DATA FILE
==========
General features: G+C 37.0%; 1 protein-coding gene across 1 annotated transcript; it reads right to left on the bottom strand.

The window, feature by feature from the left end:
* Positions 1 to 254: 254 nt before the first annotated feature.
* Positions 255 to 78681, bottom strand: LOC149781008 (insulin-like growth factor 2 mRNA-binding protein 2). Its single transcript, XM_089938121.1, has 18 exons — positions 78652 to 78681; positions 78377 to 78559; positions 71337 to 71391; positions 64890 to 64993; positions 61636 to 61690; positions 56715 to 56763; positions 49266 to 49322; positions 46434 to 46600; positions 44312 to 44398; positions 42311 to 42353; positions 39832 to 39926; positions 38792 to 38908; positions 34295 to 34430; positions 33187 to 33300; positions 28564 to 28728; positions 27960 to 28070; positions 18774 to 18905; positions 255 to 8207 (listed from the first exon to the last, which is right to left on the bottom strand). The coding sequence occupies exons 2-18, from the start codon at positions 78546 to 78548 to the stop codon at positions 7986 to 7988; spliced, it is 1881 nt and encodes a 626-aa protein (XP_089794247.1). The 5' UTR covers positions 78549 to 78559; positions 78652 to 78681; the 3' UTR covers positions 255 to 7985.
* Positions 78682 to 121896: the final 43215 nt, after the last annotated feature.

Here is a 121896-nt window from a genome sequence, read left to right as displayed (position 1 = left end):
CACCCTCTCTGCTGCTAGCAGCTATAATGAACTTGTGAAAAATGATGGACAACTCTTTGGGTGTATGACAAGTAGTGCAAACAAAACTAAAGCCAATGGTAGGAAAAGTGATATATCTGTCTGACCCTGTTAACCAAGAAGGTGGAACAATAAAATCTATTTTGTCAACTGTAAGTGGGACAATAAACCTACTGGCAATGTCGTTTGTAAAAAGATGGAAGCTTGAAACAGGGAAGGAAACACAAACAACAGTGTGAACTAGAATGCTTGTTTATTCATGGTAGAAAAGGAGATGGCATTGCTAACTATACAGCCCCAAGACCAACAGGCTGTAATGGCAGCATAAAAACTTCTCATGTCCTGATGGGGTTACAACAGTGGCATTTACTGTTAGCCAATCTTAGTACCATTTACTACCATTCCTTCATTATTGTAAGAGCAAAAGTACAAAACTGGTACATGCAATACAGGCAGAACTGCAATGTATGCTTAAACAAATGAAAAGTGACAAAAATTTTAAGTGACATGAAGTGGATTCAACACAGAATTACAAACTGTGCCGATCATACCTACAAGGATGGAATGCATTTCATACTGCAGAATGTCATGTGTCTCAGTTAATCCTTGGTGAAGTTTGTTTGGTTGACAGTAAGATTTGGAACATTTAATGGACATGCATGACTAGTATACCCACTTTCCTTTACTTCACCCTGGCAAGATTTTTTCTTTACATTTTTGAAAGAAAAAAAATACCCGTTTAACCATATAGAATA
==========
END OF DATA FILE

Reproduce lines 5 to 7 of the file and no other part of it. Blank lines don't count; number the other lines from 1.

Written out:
* Positions 78682 to 121896: the final 43215 nt, after the last annotated feature.

Here is a 121896-nt window from a genome sequence, read left to right as displayed (position 1 = left end):
CACCCTCTCTGCTGCTAGCAGCTATAATGAACTTGTGAAAAATGATGGACAACTCTTTGGGTGTATGACAAGTAGTGCAAACAAAACTAAAGCCAATGGTAGGAAAAGTGATATATCTGTCTGACCCTGTTAACCAAGAAGGTGGAACAATAAAATCTATTTTGTCAACTGTAAGTGGGACAATAAACCTACTGGCAATGTCGTTTGTAAAAAGATGGAAGCTTGAAACAGGGAAGGAAACACAAACAACAGTGTGAACTAGAATGCTTGTTTATTCATGGTAGAAAAGGAGATGGCATTGCTAACTATACAGCCCCAAGACCAACAGGCTGTAATGGCAGCATAAAAACTTCTCATGTCCTGATGGGGTTACAACAGTGGCATTTACTGTTAGCCAATCTTAGTACCATTTACTACCATTCCTTCATTATTGTAAGAGCAAAAGTACAAAACTGGTACATGCAATACAGGCAGAACTGCAATGTATGCTTAAACAAATGAAAAGTGACAAAAATTTTAAGTGACATGAAGTGGATTCAACACAGAATTACAAACTGTGCCGATCATACCTACAAGGATGGAATGCATTTCATACTGCAGAATGTCATGTGTCTCAGTTAATCCTTGGTGAAGTTTGTTTGGTTGACAGTAAGATTTGGAACATTTAATGGACATGCATGACTAGTATACCCACTTTCCTTTACTTCACCCTGGCAAGATTTTTTCTTTACATTTTTGAAAGAAAAAAAATACCCGTTTAACCATATAGAATA